CAPTAIN AYLMER (for Mr. FITZ-PATRICK)
asked Mr. Chancellor of the Exchequer, Whether, having regard to Mr. Tuke's letter in the "Standard" of June 5th, stating the anxiety of the people in the western districts of Con-naught to emigrate, and the difficulty of procuring funds for that purpose, Her Majesty's Government will make arrangements to supplement the power now possessed by guardians of Poor Law Unions of giving money in aid of emigration, by granting a loan at a low rate of interest to those Poor Law Unions which were scheduled under the Belief of Distress (Ireland) Act of 1880; and, whether, having regard to the great urgency of the case, they will make such arrangements as rapidly as possible?
THE CHANCELLOR OF THE EXCHE-QUEE (Mr. GLADSTONE)
Sir, there is no doubt of the importance of this question; but, if it be an urgent question, it is not the only urgent one in connection with 229 Irish, legislation, for there are other matters which have been partially the subject of discussion this year, some relating to the various clauses of the Land Act, and more particularly to the Purchase Clauses, which likewise demand the consideration of the Government. But I do not think that any advantage will arise from my entering at this period into a statement of what the Government intend upon the subject. We have before us the passing of two Bills, which form the bulk of our immediate duty in this House. By the time these two Bills are disposed of, there is one subject which it will be quite necessary to take up—namely, the Taxes Bill. When that again has been disposed of, and it is not a matter that can possibly occupy a great deal of time, then will be the time when we may fairly be called upon to state our intentions with regard to other subjects.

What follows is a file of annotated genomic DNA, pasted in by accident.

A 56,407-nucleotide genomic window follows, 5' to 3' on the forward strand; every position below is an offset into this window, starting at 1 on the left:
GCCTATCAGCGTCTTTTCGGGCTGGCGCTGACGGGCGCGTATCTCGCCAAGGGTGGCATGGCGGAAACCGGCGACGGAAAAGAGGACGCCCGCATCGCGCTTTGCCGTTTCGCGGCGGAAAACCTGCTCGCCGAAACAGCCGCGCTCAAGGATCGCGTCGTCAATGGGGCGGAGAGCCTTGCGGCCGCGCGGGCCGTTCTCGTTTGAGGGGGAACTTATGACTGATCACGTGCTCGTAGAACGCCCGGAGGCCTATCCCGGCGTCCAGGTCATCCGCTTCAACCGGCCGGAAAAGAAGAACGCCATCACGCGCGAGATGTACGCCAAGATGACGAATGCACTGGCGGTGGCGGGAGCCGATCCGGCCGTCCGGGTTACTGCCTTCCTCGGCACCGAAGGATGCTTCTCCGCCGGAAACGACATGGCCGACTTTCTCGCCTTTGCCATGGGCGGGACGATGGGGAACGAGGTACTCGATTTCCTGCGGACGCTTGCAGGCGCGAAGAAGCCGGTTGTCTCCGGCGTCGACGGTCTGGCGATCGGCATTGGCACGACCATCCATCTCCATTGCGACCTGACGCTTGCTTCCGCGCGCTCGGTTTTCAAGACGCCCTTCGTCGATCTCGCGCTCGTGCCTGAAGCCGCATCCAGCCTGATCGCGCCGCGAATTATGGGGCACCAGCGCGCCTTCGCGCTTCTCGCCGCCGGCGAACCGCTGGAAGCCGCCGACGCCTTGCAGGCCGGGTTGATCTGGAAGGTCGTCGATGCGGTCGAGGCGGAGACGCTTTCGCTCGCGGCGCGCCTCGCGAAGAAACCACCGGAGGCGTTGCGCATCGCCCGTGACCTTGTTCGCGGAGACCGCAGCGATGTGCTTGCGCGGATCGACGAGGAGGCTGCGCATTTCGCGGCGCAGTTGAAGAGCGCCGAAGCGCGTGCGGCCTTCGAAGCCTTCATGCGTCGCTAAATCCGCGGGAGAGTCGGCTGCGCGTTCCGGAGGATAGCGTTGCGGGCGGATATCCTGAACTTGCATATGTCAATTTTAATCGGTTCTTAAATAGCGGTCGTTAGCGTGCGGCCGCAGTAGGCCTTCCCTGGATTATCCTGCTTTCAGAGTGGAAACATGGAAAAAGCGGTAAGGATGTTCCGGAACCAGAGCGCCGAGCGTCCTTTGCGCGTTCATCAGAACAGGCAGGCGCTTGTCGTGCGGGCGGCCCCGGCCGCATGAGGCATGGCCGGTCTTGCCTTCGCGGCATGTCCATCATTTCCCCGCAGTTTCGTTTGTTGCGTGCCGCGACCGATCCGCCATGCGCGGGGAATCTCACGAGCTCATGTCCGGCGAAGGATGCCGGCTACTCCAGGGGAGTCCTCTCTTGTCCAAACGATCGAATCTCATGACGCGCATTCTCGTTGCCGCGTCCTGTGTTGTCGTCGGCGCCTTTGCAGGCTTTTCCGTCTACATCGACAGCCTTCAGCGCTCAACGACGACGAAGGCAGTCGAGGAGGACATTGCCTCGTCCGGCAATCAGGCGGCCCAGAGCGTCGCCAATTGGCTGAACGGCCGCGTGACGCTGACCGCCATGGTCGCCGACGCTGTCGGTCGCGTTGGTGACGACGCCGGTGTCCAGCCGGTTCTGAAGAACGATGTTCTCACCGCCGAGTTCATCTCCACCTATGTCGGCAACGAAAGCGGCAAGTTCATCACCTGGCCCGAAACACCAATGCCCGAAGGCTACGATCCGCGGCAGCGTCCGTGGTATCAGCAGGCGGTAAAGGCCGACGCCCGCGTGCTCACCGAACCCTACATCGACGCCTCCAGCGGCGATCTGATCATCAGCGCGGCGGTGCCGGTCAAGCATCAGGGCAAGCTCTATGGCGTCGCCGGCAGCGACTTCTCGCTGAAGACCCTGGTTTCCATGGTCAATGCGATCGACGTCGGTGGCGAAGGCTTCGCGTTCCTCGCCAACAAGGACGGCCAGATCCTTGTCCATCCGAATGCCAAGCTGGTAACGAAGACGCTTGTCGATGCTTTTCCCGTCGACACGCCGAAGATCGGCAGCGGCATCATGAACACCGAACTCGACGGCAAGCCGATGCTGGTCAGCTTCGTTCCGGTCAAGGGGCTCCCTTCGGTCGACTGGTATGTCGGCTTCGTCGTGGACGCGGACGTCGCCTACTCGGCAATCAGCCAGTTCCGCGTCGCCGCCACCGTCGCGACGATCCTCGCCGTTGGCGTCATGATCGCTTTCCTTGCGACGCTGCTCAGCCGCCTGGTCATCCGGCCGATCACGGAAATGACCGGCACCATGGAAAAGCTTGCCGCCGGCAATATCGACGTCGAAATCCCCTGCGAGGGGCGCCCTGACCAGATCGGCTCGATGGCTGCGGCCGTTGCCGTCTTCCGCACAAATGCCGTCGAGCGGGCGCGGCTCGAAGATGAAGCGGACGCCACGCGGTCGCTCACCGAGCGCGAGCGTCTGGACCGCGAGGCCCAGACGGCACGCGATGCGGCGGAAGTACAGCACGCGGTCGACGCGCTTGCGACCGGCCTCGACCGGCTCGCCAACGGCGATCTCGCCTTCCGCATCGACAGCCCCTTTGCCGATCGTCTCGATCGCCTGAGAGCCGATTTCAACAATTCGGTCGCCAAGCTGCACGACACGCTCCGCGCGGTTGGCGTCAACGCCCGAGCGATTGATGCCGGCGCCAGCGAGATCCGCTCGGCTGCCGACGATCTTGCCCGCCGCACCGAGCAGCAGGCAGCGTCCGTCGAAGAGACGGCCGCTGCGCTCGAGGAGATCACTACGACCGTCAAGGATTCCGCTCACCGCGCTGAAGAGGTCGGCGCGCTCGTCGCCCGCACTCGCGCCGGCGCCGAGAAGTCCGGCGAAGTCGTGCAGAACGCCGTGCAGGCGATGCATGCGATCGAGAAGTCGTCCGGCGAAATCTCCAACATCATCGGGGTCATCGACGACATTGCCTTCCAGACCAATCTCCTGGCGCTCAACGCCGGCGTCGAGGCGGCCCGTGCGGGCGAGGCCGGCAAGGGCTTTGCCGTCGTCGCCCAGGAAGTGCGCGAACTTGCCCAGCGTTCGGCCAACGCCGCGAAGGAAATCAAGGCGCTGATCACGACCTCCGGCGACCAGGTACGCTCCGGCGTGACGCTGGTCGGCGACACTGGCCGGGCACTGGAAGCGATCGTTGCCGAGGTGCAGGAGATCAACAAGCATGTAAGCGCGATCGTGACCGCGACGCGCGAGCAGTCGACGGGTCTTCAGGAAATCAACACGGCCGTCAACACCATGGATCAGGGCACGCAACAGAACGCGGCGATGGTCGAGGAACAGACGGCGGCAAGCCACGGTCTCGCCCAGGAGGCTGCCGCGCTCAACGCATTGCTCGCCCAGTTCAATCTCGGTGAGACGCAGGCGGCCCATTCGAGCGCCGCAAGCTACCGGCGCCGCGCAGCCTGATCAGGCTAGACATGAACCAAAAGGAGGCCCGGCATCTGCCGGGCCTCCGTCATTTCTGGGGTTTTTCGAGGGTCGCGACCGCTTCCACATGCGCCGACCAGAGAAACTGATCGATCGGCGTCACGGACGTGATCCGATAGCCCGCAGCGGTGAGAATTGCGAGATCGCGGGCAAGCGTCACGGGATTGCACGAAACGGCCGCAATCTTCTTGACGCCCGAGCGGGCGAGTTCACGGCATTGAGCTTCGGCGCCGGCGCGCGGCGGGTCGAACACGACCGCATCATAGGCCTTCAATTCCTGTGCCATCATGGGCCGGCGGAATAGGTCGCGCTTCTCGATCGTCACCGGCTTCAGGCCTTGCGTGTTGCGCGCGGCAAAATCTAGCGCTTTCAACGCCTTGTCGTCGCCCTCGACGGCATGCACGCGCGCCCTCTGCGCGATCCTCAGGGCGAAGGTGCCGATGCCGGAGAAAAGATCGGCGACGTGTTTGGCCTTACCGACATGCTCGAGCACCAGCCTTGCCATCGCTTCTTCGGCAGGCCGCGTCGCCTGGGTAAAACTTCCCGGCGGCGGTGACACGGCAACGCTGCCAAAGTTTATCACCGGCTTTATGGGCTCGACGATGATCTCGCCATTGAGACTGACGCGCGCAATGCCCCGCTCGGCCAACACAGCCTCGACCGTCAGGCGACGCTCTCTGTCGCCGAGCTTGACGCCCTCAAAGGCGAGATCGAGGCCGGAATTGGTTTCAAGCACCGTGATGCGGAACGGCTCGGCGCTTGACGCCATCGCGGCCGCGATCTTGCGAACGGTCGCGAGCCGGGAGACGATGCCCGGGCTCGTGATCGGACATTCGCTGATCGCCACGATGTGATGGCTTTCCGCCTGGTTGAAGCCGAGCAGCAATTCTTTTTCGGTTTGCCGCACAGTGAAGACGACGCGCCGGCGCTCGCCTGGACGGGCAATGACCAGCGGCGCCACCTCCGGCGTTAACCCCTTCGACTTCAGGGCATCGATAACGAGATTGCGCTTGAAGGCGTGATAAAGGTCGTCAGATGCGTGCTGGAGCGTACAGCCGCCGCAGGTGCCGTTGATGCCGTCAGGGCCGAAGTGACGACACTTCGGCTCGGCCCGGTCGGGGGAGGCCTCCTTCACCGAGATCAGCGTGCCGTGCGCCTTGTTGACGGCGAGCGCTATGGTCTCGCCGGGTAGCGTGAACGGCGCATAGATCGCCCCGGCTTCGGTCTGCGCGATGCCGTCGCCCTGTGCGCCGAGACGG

§ MR. T.P. O'CONNOR
May we hope, from what the right hon. Gentleman has said, that we shall have a statement from the Government with reference to the other points under the Land Act before the close of the Session?
THE CHANCELLOR OF THE EXCHEQUER (Mr. GLADSTONE)
Yes; I do not pretend to say now, Sir, what we shall be able to deal with practically, and what we shall not be able to deal with practically, during the remainder of the present Session; but I think it will be quite proper for the Government to state their intentions when we have arrived at the point to which I have referred.